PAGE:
Stellar Innovation: Students Turn NASA Patents Into Practical Solutions – University of Alabama News
Students, from left, André Farnet, Lauren Davis and Abby Fickel.
There are 40,000 burn injuries requiring hospital treatment in the United States annually. Treatment is tedious and expensive. What if healing was faster, cheaper, and patient outcomes could be improved?
What if NASA technology could be used to help?
A team of students from the University of Alabama recently partnered with NASA to turn technology discovered by the space agency into workable products. As part of the UA Culverhouse College of Business’ STEM and CREATE PATH to MBA programs, the NASA Technology Transfer University program, or NASA T2U, it enables freshmen and sophomores to use NASA intellectual property to address existing challenges to solve.
“Working on NASA patents is not just a lot of technical research, it’s also market research,” said Lauren Davis, a native of Dacula, Ga., Studied mechanical engineering and part of the STEM PATH to MBA program at UA. “We had to understand the problems involved in treating burn wounds while developing a business model that included market knowledge and prototyping.”
During this seven-week innovation project, students create market assessments and business plans by working with a high-tech patent portfolio. In addition, students gain access to NASA’s scientists and innovators, giving them a unique insight into the details of the technology.
“The T2U-NASA projects we carry out are usually the students’ favorite projects and lead to most of the corporate startups and Aldag Business Pitch Competition teams that come from the STEM / CREATE program,” said Dr. Robert Morgan, Director of the MBA Path Programs and Professor of Marketing. “I think most Americans, especially college-aged Americans, admire what NASA represents and are excited to be part of the NASA mission.”
Students are given the opportunity to start with technical details of a patent and finish by submitting a workable business proposal, making the UA program attractive to both students and employers, said Harold Wright, clinical lecturer on the STEM and CREATE path Program that mentors students in the NASA T2U experience.
“They take this incredibly complex information and turn it into solutions to real problems,” said Wright. “These students are in demand because they learn the ability to do complex things simply, and that is useful for anything they could do after graduation.”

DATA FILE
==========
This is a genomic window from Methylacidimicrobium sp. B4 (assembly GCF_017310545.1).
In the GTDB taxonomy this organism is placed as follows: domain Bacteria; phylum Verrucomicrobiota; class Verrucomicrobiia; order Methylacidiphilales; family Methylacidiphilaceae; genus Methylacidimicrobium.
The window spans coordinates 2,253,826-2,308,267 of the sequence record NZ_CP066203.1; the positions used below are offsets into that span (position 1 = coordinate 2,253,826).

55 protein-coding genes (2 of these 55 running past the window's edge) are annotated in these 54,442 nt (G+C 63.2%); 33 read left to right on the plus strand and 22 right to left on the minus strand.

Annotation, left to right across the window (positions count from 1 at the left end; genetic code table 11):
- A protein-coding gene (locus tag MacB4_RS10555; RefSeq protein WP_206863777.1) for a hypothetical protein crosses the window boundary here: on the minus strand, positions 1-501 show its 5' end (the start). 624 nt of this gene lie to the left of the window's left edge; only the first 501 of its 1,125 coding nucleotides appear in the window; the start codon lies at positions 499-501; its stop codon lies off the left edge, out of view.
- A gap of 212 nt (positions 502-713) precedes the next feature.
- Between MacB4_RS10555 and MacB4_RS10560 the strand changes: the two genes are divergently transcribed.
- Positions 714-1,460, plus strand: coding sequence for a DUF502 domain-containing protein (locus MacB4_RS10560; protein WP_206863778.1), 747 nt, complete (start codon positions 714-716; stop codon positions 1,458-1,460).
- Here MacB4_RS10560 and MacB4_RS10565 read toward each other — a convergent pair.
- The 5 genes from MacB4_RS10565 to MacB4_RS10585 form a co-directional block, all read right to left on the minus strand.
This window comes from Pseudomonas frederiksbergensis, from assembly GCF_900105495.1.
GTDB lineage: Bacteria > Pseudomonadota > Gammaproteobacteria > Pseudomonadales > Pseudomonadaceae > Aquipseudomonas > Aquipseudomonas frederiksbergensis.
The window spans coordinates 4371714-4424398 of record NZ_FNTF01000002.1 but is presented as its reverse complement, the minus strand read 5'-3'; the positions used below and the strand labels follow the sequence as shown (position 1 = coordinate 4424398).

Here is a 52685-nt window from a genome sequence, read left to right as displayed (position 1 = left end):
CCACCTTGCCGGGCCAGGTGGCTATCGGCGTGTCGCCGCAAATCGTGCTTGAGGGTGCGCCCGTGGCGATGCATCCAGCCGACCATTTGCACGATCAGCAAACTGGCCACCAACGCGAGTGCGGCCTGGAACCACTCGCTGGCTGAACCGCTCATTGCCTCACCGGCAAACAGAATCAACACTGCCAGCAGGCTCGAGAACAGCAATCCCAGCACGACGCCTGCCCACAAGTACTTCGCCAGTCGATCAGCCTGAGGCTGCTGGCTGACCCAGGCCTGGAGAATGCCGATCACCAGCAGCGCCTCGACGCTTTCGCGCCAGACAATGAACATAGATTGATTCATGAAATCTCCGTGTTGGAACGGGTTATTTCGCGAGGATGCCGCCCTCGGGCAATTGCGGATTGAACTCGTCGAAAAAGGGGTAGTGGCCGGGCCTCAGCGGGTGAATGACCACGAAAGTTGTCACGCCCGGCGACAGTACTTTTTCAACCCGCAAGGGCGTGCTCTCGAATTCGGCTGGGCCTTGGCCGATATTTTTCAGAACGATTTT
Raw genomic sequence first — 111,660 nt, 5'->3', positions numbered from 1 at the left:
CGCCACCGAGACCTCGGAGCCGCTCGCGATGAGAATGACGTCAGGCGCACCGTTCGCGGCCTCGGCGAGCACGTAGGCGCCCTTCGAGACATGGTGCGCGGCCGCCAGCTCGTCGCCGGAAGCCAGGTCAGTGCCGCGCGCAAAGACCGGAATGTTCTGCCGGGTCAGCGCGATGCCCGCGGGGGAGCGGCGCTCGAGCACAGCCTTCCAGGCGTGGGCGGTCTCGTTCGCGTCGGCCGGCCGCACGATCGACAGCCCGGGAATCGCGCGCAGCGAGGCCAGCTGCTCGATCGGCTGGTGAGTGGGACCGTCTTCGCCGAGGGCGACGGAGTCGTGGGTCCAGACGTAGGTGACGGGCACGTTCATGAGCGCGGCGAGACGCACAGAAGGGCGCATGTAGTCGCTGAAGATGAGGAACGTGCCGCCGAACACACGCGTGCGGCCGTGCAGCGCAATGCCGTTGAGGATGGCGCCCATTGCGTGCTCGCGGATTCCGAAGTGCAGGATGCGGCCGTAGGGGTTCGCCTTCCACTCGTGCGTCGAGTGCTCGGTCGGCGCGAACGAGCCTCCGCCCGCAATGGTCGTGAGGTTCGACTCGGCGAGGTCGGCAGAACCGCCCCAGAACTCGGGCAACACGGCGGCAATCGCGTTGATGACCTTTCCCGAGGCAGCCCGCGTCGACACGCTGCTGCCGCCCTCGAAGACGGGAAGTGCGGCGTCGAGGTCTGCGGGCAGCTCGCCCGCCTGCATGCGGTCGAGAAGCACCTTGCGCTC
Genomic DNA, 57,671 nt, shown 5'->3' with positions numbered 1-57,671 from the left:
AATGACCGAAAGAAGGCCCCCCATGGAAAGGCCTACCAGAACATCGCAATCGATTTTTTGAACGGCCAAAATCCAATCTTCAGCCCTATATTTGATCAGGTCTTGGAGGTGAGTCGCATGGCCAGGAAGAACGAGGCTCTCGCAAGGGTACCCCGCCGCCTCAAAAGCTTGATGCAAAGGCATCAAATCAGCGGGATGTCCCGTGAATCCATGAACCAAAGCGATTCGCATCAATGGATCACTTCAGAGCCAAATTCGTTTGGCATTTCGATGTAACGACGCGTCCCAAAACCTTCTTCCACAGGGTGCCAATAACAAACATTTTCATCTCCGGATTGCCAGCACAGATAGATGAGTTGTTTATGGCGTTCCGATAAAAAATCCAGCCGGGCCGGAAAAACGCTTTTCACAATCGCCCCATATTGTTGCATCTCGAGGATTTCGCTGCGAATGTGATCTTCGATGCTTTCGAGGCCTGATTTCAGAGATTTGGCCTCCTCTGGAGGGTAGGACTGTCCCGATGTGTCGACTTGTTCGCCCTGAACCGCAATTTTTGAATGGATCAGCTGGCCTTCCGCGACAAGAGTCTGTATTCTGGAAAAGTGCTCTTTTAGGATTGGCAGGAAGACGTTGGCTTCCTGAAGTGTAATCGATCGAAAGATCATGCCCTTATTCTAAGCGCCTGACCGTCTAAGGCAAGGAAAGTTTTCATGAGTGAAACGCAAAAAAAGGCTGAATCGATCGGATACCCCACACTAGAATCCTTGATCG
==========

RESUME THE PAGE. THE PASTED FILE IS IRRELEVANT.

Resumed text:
One of the greatest advantages of working with NASA patents is the experience of being part of a team, said André Farnet, who is a mechanical engineer and is part of the STEM Path to MBA program.
“Communication is a big deal because you have to be able to speak to the other people you’re working with who cover different areas of the project,” said Farnet, who is from New Orleans, Louisiana. “In the end it all comes together and then you learn how to communicate your ideas to others.”
Farnet’s NASA T2U team worked last spring with a NASA patent on a method of forming human tissue by seeding high-density dots of skin cells that can be layered to form three-dimensional tissue.
The students decided to take the patent on laboratory fabricated tissue and link it to advances in the treatment of fish skin burns. This method would make the tissue more effective at healing burn wounds and meet a medical need while opening up business opportunities.
Abby Fickel, a Hartland, Wisconsin native, who is studying physics and psychology on the pre-med track, said NASA’s T2U program taught her more about the field of biomedical research.
“It combines what I learn in the classroom with what we learn through the program so we can see an impact on real-world problems,” she said.
Adam Jones, UA Communications, 205-348-4328, firstname.lastname@example.org
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